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John Clarke

Historian of Brookwood Cemetery

Richard Ansdell

Richard Ansdell

Richard Ansdell (1815-1885)

Richard Ansdell was an eminent Victorian animal artist.

He was a native of Liverpool and was educated at the Bluecoat School there. He was elected as a Royal Academician in 1870. His first pictures exhibited at the Royal Academy were “Grouse Shooting” and “A Galloway Farm”. In 1846 he exhibited his celebrated picture “The Stag at Bay”. In the following year its companion, “The Combat”, appeared. In all Ansdell is estimated to exhibited around 180 paintings at the Royal Academy. He was noted for his painting of animals (such as “Lytham Sandhills”) and field sports (such as “Winter Shooting”), with occasional portraits and historical subjects (such as “The Fight for the Standard”). In 1856 and 1857 he visited Spain, where he sketched a number of subjects that became well known though his subsequent paintings (such as “A Spanish Shepherd”).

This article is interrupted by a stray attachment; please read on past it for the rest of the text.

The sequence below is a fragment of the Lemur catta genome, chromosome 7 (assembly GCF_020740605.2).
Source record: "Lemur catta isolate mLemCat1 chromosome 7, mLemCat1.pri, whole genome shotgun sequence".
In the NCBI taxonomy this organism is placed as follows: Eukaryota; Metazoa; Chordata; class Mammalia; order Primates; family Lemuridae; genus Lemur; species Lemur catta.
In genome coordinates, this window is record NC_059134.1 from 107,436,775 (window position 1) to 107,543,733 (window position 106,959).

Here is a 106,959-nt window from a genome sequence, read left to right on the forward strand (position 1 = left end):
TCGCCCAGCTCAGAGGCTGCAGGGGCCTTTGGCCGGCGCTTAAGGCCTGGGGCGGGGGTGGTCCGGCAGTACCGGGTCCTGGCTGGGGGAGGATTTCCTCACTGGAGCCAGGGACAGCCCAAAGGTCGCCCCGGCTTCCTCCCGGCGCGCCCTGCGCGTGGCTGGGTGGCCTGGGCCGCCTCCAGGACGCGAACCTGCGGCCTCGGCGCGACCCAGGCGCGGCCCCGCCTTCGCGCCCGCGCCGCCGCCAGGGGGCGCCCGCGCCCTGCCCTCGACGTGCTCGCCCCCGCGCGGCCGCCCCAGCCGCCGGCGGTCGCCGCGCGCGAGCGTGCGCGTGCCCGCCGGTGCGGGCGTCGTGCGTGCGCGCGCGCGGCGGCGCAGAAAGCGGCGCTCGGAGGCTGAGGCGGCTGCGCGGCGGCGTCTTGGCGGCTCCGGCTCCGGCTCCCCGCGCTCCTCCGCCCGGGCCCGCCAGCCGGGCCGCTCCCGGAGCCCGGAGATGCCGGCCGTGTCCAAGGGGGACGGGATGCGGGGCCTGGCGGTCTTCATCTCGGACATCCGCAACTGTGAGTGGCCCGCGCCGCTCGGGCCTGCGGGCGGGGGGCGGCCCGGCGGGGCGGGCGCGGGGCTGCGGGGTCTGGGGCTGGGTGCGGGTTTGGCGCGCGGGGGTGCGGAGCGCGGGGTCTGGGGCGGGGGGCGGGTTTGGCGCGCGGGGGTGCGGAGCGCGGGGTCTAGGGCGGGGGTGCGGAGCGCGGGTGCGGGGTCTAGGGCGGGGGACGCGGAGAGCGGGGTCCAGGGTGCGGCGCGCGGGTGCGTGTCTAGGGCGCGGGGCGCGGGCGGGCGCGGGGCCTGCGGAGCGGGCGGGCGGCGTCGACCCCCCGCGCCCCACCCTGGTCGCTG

He married Maria Romer (1819-1896) in Liverpool in 1841. She bore eleven children, but only two are buried alongside them in the large family plot at Brookwood. They are Rosalie, their second daughter; and Harry Blair (1852-1884), their fourth son. Rosalie (died 1933) is buried with her husband, William Leech (died 1887), and Guy Ansdell Leech, one of their five children who died in 1904, aged 27.

Richard Ansdell had homes in Kensington, another near Lytham St Ann’s (Ansdell, nearby, was named after him) and Collingwood Tower, near Frimley, where he died of bronchitis on 20 April 1885.

Richard Ansdell's memorial Brookwood Cemetery

You can read more on Richard Ansdell on the official Richard Ansdell website run by his great great granddaughter, Sarah Kellam.

You can read more on Richard Ansdell in the Dictionary of National Biography (1901 supplement).

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